Why Your Approach to Selling Matters When Choosing an Ecommerce Platform

This likely won't surprise you, but the best ecommerce platform is the one that best meets the needs of your unique business. If you’re thinking of choosing an ecommerce platform for your business but aren’t sure where to start, we’re here to help. There are a few key tenants to keep in mind when selecting an ecommerce platform — your selling approach, your expected revenue and all the factors associated with it, and the intricacies of each platform. 

This blog post, and the following series, will break down the contents of our handy Ecommerce Platform Comparison Guide (we recommend downloading the free guide as a takeaway) so that you can find the information that best aids in your platform decision-making process.

Where to begin your search for a new ecommerce platform

We recommend that you begin your search for a new ecommerce platform by first considering how you intend to sell online and all things that go along with it. This is the first critical step to understanding your business and platform needs. We’ll cover some of the key factors that encompass your selling strategy and what that means for choosing an ecommerce platform.

We’ll go through these primary selling approaches:

  1. Custom ecommerce storefront for your brand
  2. Business-to-business (B2B) sales
  3. Subscriptions
  4. Experience-driven commerce
  5. Product customizers
  6. Online marketplace
  7. Ticketing & memberships
  8. Unique online sales scenario

Let's dive in!

1. Custom ecommerce storefront for your brand

Almost every business will want an online storefront that reflects their brand. The level of customization you do can really vary depending on your needs. You might just need a simple storefront, building off of a stock theme as a base, or perhaps you need a highly-custom design and user experience (UX) to reflect your unique brand proposition. 

Most ecommerce platforms will support building a custom UX. From a branding perspective, we typically think of the available ecommerce platform options in two categories:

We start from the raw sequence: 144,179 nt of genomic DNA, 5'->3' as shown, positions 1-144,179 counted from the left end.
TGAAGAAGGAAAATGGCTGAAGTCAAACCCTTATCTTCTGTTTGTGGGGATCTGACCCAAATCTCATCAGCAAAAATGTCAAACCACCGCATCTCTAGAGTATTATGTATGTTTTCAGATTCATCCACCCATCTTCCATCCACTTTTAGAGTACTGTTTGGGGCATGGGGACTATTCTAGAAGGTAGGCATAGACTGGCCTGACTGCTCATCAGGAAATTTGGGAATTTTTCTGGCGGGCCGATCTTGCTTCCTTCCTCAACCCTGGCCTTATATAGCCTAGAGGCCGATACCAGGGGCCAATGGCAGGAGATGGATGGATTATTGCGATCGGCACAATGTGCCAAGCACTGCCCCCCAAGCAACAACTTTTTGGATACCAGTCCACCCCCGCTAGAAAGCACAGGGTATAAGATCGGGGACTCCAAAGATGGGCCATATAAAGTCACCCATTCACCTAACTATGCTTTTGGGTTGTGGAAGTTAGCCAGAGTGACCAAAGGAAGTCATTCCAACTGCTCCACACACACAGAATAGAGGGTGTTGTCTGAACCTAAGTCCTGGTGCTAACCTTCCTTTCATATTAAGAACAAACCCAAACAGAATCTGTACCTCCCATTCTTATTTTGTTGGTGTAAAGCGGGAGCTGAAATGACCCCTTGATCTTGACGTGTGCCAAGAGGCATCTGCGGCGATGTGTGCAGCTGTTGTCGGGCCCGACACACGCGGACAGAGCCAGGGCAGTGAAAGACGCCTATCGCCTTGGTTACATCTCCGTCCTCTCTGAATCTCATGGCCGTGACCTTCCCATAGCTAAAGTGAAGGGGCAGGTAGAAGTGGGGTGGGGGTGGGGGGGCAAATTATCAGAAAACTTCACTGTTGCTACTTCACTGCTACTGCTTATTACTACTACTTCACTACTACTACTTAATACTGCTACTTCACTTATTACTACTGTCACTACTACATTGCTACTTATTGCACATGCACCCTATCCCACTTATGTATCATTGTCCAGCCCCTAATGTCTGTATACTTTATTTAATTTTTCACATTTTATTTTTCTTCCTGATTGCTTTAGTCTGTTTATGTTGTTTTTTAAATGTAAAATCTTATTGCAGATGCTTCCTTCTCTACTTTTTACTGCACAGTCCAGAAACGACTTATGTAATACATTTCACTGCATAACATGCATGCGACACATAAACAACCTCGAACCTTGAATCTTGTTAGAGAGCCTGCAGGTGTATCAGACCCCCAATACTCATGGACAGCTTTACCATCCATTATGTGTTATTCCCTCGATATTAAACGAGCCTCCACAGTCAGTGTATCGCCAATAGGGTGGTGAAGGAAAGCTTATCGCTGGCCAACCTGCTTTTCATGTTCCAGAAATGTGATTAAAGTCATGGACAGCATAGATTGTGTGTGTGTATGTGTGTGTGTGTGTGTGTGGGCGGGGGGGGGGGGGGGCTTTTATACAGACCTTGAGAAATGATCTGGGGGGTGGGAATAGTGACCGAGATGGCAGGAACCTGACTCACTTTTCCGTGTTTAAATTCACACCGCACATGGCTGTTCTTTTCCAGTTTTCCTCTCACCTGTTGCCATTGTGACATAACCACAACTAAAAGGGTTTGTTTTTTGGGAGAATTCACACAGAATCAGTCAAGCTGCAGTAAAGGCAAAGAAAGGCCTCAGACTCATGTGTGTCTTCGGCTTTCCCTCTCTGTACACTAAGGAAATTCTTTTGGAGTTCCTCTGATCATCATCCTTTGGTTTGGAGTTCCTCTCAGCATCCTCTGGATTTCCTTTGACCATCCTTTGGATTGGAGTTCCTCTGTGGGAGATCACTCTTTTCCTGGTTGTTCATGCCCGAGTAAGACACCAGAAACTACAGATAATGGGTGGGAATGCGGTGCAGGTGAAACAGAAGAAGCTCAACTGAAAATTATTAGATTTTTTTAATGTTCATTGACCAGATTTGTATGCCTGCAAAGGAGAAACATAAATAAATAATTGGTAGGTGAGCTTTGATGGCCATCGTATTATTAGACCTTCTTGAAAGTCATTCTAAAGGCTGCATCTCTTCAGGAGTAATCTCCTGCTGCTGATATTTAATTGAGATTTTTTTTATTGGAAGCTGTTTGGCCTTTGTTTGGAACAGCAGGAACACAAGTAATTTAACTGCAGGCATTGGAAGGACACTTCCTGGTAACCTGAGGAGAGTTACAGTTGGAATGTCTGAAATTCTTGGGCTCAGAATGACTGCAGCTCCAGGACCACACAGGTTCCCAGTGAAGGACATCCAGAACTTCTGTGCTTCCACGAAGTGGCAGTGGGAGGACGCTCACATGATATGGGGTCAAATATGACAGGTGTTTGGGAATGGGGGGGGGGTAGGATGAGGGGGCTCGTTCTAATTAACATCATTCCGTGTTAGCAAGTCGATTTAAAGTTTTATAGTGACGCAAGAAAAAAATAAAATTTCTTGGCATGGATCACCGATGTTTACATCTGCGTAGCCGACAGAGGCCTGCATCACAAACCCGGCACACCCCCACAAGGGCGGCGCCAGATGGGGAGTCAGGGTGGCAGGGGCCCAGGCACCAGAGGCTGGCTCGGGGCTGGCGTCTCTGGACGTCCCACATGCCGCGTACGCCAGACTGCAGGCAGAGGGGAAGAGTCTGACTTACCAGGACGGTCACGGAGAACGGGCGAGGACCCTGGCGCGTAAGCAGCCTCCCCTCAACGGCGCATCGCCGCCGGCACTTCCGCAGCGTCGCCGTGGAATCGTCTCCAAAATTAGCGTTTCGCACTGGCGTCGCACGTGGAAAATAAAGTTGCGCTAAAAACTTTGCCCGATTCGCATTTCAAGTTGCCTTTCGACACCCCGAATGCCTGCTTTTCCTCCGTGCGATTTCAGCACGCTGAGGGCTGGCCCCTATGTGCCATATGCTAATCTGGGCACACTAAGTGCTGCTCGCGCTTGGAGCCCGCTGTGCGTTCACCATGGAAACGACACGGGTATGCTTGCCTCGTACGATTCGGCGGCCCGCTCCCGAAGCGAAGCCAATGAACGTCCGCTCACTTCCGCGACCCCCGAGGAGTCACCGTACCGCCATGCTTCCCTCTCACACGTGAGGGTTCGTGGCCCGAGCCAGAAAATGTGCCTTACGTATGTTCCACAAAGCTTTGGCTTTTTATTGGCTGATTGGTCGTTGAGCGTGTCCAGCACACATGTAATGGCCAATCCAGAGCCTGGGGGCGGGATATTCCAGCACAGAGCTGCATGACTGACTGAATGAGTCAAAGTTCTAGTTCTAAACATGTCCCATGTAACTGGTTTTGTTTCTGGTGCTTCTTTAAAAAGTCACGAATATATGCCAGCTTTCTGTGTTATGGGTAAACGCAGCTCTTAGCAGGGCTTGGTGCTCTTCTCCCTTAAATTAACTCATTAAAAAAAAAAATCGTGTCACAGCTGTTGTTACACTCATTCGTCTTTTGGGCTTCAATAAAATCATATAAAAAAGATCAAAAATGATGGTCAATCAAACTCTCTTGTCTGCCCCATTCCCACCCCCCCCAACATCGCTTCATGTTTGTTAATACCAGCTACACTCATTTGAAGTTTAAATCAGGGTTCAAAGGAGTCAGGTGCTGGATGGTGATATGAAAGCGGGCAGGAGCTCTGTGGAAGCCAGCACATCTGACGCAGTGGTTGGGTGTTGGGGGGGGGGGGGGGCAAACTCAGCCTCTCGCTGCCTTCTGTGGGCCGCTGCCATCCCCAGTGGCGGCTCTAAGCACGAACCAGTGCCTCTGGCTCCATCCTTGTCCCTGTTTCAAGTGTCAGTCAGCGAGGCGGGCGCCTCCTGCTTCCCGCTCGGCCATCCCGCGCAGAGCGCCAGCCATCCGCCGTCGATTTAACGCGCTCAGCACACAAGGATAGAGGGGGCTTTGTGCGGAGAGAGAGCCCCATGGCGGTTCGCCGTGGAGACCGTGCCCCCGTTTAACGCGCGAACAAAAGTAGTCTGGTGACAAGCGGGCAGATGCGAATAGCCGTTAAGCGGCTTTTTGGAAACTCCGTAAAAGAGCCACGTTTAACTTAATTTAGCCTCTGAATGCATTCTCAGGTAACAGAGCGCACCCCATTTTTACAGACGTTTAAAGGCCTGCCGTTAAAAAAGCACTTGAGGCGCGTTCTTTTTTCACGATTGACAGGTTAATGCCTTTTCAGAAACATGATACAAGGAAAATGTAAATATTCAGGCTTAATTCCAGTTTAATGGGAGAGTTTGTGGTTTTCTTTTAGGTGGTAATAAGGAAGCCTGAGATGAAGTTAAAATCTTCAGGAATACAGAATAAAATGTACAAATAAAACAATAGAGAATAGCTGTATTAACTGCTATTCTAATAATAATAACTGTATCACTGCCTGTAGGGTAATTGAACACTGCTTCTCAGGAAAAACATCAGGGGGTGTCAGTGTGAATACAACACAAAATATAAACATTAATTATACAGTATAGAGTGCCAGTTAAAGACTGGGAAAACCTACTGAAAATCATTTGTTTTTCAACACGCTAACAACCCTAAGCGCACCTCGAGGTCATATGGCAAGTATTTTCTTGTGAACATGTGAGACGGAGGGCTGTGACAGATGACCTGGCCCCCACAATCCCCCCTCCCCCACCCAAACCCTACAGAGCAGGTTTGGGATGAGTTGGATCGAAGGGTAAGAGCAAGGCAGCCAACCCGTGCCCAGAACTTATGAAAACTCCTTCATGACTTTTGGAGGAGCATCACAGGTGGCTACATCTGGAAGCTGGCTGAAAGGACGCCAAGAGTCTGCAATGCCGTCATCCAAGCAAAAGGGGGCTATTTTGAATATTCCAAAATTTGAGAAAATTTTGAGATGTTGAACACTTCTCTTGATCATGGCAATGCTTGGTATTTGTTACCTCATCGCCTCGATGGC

• Platforms with full access to the code base: Businesses that have unique customer flows, need a custom checkout, or are trying to create a new user experience will likely need a platform with full access to the code base. This allows you to customize your website to look and feel exactly the way you want and establish a customer flow that fits your company. This tends to be an option for medium and large businesses because of the cost, time, and resources required to design, build, secure, and maintain a custom UX. It’s a great choice for retailers with unique business situations that don’t follow a “standard” approach and view their ecommerce store as an agile and ongoing part of their business.
  • Software as a Service (SaaS) platforms: These are typically less expensive and faster to build and come with automatic updates for the core platform code. The speed and lack of maintenance certainly sound appealing, but the trade off is that you don’t have full control of your data, the checkout process, aspects of the website's design, or the ability to customize third-party integrations. It’s a good choice if you have fairly traditional ecommerce needs.

In either case, you’re getting a custom storefront for your brand, on your company's domain name, that you can manage to your liking.

Ecommerce Platform Comparison Guide

Which is best for your business? We compare the top ecommerce platforms.


2. Business-to-business (B2B) sales 

Customer expectations surrounding B2B website approaches have evolved. Businesses are seeing customers go from only making large purchases through a sales rep to placing a $300,000 order for new machinery on their smartphone.

The chief benefit of a modern website is its ability to assist your existing customers with day-to-day ordering and replenishment. This means your team is processing fewer phone orders and your clients are empowered to maneuver these details whenever they need to without having to carve time out of their schedule to reach out directly.

B2B online sales comes with some unique considerations like corporate accounts, requisition lists, shipping preferences, specific delivery dates, payment on terms, saved delivery locations, drop shipments, and more — all important customer experience factors of a good B2B website.

3. Subscription Businesses

Subscription services are everywhere today — proliferating into new industries, particularly consumable products like coffee, meal kits, laundry detergent, and even dog poop bags.

Customers love using subscription services because they offer convenience, value, and consistency. Businesses love subscriptions for the customer retention, recurring revenue streams, and other surprising benefits. 

Subscription services typically fall into one (sometimes two) of these categories: